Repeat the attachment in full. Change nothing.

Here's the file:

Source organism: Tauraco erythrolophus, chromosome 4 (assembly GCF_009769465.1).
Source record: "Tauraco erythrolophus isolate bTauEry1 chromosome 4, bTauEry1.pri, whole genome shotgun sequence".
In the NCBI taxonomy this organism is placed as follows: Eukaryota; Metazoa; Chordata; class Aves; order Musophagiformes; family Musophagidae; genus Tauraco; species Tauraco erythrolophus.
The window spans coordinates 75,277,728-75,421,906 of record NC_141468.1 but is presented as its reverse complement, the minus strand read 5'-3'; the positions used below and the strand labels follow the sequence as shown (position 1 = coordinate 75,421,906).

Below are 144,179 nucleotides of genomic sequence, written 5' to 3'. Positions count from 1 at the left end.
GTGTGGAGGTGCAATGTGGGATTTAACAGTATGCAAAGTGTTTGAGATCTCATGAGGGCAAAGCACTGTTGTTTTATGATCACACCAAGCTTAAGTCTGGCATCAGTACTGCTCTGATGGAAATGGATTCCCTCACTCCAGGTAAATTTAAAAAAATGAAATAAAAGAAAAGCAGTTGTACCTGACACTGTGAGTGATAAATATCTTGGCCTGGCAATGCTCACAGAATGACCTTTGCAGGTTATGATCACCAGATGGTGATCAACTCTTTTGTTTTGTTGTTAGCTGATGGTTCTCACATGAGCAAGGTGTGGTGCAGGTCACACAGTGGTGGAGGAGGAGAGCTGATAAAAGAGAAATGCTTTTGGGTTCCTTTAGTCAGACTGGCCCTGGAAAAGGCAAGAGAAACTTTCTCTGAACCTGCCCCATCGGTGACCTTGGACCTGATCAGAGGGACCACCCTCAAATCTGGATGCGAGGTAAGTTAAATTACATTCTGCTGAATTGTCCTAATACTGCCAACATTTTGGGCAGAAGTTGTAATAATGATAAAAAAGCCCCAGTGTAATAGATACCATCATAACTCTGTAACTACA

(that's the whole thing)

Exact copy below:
Source organism: Tauraco erythrolophus, chromosome 4 (assembly GCF_009769465.1).
Source record: "Tauraco erythrolophus isolate bTauEry1 chromosome 4, bTauEry1.pri, whole genome shotgun sequence".
In the NCBI taxonomy this organism is placed as follows: Eukaryota; Metazoa; Chordata; class Aves; order Musophagiformes; family Musophagidae; genus Tauraco; species Tauraco erythrolophus.
The window spans coordinates 75,277,728-75,421,906 of record NC_141468.1 but is presented as its reverse complement, the minus strand read 5'-3'; the positions used below and the strand labels follow the sequence as shown (position 1 = coordinate 75,421,906).

Below are 144,179 nucleotides of genomic sequence, written 5' to 3'. Positions count from 1 at the left end.
GTGTGGAGGTGCAATGTGGGATTTAACAGTATGCAAAGTGTTTGAGATCTCATGAGGGCAAAGCACTGTTGTTTTATGATCACACCAAGCTTAAGTCTGGCATCAGTACTGCTCTGATGGAAATGGATTCCCTCACTCCAGGTAAATTTAAAAAAATGAAATAAAAGAAAAGCAGTTGTACCTGACACTGTGAGTGATAAATATCTTGGCCTGGCAATGCTCACAGAATGACCTTTGCAGGTTATGATCACCAGATGGTGATCAACTCTTTTGTTTTGTTGTTAGCTGATGGTTCTCACATGAGCAAGGTGTGGTGCAGGTCACACAGTGGTGGAGGAGGAGAGCTGATAAAAGAGAAATGCTTTTGGGTTCCTTTAGTCAGACTGGCCCTGGAAAAGGCAAGAGAAACTTTCTCTGAACCTGCCCCATCGGTGACCTTGGACCTGATCAGAGGGACCACCCTCAAATCTGGATGCGAGGTAAGTTAAATTACATTCTGCTGAATTGTCCTAATACTGCCAACATTTTGGGCAGAAGTTGTAATAATGATAAAAAAGCCCCAGTGTAATAGATACCATCATAACTCTGTAACTACA